The French Defence variation after 1.e4 e6 2.d4 d5 3.Nc3 Nf6 usually has its main line continue 4.Bg5 Be7 5.e5 Nfd7 6.Bxe7 which I have played 67 recorded times as White. Now I am trying to learn 6.h4!? I figured that I would just play it in blitz games whenever it came up and see what happens.

So what did I learn? In the 3 minute game Sawyer (2034) - gdesportes (1855), play went 6.h4 c5 and I opted for 7.dxc5?! Clearly that was not right. Looking it up after the game I see that the best continuation for White is 7.Bxe7! Kxe7 (or 7...Qxe7 8.Nb5 0-0 9.Nc7+/=) 8.Qg4 Kf8 9.Nf3+/=. So, now I know. In the actual game, as we were playing quite fast, I decided to try to find a perpetual or maybe more if I got lucky. Man, would I get lucky at the end! I am sure the Chess.com computer would say "Lucky you!"

Sawyer-gdesportes, Live Chess Chess.com, 26.08.2012 begins 1.d4 Nf6 2.Nc3 e6 3.e4 d5 4.Bg5 Be7 5.e5 Nfd7 6.h4 c5 7.dxc5?! [I see now that the best continuation for White is 7.Bxe7! Kxe7 (or 7...Qxe7 8.Nb5 0-0 9.Nc7+/=) 8.Qg4 Kf8 9.Nf3+/=] 7...Nc6 8.Qg4 Ndxe5 9.Qg3? [White still has 9.Bxe7!= ] 9...Bxg5 [9...f6!=/+] 10.hxg5 Ng6 [10...Qa5] 11.Nf3 [11.Nb5!+/=] 11...Bd7 12.0-0-0 [The move 12.Nb5!+/- was not registering with me.] 12...Qa5 13.Kb1 0-0-0 14.Bd3 [14.Nb5!+- threatens to check on d6 and fork on f7 with discovered check.] 14...Qxc5 15.Bxg6 hxg6 16.Rxh8 Rxh8 17.a3 Rh5 18.Ne5 Nxe5 19.Qxe5 Qxf2 20.Qxg7 Rxg5 21.Qf8+ Kc7 22.Qc5+? [We were playing quickly and I just looked for check. I had a draw here with 22.Ne4! Qe2 23.Qd6+ Kc8 24.Qf8+ Kc7=] 22...Bc6? [Black naturally blocks the check. Stronger would have been to grab the free queen with 22...Qxc5-+ Now I was contemplating the power of 23.Nb5! when all of a sudden I saw the simple...] 23.Qxf2 1-0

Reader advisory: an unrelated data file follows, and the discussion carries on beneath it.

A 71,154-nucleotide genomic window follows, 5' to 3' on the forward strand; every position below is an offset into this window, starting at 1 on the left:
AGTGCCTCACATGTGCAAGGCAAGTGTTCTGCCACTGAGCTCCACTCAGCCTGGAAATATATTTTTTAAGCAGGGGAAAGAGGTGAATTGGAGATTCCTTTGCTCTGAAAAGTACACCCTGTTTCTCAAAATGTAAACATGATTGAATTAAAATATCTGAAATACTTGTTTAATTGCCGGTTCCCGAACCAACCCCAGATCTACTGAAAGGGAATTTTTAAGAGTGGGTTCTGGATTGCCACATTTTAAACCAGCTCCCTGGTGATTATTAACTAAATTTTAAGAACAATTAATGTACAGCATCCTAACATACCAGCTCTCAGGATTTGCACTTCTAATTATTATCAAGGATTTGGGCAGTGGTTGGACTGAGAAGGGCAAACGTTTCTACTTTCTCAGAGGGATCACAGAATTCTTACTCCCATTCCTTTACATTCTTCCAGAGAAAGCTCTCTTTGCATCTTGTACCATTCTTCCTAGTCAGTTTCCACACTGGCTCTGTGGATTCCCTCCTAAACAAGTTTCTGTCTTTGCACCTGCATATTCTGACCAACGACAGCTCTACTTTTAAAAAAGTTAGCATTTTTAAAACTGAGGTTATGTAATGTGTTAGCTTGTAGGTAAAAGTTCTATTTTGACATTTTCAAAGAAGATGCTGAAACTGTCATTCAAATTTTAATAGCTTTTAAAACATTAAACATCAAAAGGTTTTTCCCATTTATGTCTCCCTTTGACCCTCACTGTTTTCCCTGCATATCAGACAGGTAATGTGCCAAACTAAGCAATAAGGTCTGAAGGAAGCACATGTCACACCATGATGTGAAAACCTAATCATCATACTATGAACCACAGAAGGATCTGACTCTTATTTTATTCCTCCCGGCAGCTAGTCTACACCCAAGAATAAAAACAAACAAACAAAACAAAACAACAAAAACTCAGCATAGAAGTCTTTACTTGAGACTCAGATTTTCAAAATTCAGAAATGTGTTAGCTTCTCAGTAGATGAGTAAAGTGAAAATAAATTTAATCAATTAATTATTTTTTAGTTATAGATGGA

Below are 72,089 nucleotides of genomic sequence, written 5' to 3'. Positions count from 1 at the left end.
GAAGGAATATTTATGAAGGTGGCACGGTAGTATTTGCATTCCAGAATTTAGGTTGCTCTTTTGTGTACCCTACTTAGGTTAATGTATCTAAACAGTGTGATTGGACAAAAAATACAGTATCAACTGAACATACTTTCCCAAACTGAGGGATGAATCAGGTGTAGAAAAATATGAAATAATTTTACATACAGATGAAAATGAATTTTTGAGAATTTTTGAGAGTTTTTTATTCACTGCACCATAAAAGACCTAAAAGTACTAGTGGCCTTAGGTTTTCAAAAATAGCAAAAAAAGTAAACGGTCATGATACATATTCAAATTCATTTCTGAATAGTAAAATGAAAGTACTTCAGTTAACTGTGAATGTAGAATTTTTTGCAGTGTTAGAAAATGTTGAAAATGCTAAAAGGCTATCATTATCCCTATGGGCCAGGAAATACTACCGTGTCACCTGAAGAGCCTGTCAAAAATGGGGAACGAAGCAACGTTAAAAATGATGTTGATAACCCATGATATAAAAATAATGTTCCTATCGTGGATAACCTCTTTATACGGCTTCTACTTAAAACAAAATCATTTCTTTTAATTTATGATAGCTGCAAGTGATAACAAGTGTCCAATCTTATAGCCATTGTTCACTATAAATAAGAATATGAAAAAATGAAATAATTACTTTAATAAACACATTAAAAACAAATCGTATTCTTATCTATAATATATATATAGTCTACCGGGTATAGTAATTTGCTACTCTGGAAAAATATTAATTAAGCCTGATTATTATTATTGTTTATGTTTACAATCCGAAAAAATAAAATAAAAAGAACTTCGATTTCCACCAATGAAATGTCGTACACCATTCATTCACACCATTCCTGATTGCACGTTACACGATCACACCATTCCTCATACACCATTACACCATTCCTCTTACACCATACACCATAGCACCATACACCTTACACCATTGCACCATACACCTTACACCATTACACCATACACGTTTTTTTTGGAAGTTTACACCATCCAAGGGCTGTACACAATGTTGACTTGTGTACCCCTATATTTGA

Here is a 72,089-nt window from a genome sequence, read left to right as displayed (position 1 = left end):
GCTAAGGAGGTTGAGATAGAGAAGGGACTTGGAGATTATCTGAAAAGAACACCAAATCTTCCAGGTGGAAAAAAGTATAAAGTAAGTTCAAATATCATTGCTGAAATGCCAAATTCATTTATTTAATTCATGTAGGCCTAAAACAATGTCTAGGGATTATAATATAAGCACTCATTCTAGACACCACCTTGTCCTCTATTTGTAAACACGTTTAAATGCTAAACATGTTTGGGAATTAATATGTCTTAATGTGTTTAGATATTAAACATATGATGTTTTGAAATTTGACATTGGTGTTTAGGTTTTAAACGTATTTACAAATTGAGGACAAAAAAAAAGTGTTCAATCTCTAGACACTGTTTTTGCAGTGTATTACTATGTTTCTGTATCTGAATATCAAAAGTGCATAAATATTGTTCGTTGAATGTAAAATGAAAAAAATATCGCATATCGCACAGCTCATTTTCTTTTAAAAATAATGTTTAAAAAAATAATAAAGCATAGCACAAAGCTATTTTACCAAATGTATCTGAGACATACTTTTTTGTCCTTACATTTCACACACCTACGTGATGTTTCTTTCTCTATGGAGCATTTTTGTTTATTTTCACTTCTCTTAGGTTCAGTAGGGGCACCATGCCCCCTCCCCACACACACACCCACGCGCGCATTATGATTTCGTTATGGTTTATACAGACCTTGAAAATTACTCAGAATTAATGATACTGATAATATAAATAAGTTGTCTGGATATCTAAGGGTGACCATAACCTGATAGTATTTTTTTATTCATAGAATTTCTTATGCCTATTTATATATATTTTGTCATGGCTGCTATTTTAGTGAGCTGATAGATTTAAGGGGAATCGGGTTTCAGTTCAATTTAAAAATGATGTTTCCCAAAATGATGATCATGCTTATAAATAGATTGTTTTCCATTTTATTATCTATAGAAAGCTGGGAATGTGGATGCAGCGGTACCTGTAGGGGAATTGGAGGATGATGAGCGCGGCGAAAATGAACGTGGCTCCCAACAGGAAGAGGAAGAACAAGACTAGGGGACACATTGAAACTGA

You may also like: King Pawn (1.e4 e5) and Queen Pawn (1.d4 d5)
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Tuesday, August 28, 2012

BDG: Stepping On The First Mine

Bill Wall plays a nice Blackmar-Diemer Gambit Bogoljubow variation. This is the traditional main line. In my database with over 3000 games with 6.Bc4 White scores 50% with a performance of +29 rating points. The whole variation is a mine field of tactics and mate threats. The main line is 6.Bc4 Bg7 7.0-0 0-0 8.Qe1 intending Qh4. If Black misses all the mines for about 20 moves, then he gets an endgame up a pawn.

In the game Wall-Jamesrf, Black steps on a mine right off on move 6, losing the gambit pawn and castling rights. Bill Wall does a good job playing out the attack.

Wall-Jamesrf, Internet .10), 1997 begins 1.d4 d5 2.e4 dxe4 3.Nc3 Nf6 4.f3 exf3 5.Nxf3 g6 6.Bc4 Bg4 7.Bxf7+ [I like this better than simply 7.Ne5 Be6 8.Bxe6+/= because there are not so many targets in this line, despite the doubled e-pawns.] 7...Kxf7 8.Ne5+ Ke8 9.Nxg4 Nxg4 10.Qxg4 Nc6 11.d5 Ne5 12.Qe6 Bg7 13.0-0 a5 14.Bh6! Bxh6 15.Qxe5 Rg8 16.Qe6 Rg7 17.Ne4 1-0



You may also like: King Pawn (1.e4 e5) and Queen Pawn (1.d4 d5)